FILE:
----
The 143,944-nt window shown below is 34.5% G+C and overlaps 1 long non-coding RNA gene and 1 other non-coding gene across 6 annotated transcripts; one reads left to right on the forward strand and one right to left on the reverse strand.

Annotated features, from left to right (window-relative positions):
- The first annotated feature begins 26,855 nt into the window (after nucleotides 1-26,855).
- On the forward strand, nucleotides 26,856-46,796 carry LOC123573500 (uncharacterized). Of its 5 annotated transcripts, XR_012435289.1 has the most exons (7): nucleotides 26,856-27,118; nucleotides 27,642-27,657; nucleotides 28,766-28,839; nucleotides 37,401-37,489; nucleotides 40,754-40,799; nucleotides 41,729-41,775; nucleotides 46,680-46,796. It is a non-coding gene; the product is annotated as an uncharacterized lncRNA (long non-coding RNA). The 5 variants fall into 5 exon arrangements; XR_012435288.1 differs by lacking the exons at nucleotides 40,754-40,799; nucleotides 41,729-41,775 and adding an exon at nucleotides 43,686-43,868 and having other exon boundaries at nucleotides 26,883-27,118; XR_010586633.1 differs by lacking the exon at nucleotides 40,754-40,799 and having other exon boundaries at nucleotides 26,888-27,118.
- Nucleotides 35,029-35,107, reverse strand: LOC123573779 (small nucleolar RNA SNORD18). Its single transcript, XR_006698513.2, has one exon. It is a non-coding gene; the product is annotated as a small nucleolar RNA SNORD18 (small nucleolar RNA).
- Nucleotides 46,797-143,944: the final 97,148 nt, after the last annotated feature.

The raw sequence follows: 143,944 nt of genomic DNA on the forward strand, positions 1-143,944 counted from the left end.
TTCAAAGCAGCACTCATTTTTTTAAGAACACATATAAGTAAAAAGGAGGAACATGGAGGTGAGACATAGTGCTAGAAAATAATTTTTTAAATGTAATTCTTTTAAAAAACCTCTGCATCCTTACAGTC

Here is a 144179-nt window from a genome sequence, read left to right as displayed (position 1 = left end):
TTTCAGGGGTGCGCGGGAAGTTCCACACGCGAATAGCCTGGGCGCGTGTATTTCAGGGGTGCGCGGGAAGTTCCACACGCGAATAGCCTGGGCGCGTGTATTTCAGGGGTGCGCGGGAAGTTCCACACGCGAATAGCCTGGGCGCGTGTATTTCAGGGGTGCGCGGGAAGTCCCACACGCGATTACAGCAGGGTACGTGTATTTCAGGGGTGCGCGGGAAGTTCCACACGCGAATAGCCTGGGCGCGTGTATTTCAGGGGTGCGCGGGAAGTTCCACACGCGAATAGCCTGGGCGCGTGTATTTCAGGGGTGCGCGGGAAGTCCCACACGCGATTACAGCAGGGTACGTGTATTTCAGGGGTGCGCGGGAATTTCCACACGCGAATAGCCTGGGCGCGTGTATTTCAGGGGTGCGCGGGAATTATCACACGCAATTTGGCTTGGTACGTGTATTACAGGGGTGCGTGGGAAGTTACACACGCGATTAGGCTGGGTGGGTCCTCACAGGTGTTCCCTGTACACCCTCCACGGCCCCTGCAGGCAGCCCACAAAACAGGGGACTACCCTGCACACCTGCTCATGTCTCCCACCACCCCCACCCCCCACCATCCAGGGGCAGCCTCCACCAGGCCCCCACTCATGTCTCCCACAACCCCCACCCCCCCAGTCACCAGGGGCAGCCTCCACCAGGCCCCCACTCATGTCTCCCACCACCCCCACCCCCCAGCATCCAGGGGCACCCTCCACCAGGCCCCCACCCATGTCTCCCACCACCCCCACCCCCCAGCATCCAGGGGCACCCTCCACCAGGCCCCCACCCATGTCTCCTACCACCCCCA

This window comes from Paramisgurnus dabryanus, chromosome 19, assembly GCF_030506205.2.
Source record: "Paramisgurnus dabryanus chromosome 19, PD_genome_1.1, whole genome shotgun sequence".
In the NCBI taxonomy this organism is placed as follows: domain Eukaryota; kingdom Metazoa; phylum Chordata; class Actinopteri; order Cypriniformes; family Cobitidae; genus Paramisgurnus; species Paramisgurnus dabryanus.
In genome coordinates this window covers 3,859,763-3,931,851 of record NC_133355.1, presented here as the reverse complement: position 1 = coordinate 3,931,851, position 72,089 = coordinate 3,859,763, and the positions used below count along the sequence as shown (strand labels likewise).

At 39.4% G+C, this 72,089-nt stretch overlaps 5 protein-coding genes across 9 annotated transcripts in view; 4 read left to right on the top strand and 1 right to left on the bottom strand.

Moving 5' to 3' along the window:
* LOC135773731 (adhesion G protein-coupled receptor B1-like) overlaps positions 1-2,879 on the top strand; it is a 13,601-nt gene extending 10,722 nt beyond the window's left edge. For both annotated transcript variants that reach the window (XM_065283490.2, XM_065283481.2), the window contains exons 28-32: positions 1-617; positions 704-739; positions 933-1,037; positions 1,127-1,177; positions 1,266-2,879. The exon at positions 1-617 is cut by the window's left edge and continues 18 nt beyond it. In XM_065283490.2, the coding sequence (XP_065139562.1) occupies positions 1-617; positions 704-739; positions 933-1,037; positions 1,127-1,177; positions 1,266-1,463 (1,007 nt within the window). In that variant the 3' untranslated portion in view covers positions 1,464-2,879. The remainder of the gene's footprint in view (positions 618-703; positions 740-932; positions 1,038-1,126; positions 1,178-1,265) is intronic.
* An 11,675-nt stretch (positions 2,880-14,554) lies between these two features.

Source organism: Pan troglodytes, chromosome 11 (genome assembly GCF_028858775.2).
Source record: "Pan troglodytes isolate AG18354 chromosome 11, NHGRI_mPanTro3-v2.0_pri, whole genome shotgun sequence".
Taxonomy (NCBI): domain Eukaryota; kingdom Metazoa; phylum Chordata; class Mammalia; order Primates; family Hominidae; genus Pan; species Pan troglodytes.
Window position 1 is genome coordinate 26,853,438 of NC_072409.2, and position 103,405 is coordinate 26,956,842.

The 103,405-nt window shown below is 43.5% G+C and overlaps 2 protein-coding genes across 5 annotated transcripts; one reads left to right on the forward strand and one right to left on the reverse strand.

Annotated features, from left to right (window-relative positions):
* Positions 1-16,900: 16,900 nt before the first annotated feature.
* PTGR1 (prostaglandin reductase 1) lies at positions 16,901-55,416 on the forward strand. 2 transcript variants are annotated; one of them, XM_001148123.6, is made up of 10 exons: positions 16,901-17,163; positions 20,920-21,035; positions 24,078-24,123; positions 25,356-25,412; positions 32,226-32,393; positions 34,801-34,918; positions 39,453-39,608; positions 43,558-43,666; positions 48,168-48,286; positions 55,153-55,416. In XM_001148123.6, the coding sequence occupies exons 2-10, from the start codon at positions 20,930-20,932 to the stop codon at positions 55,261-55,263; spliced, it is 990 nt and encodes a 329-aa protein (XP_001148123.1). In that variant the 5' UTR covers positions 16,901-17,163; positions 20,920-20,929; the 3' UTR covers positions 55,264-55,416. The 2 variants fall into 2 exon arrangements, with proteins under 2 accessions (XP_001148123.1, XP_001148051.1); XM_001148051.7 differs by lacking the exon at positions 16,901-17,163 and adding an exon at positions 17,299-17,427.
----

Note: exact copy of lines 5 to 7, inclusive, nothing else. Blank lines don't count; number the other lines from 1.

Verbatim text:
- Nucleotides 35,029-35,107, reverse strand: LOC123573779 (small nucleolar RNA SNORD18). Its single transcript, XR_006698513.2, has one exon. It is a non-coding gene; the product is annotated as a small nucleolar RNA SNORD18 (small nucleolar RNA).
- Nucleotides 46,797-143,944: the final 97,148 nt, after the last annotated feature.

The raw sequence follows: 143,944 nt of genomic DNA on the forward strand, positions 1-143,944 counted from the left end.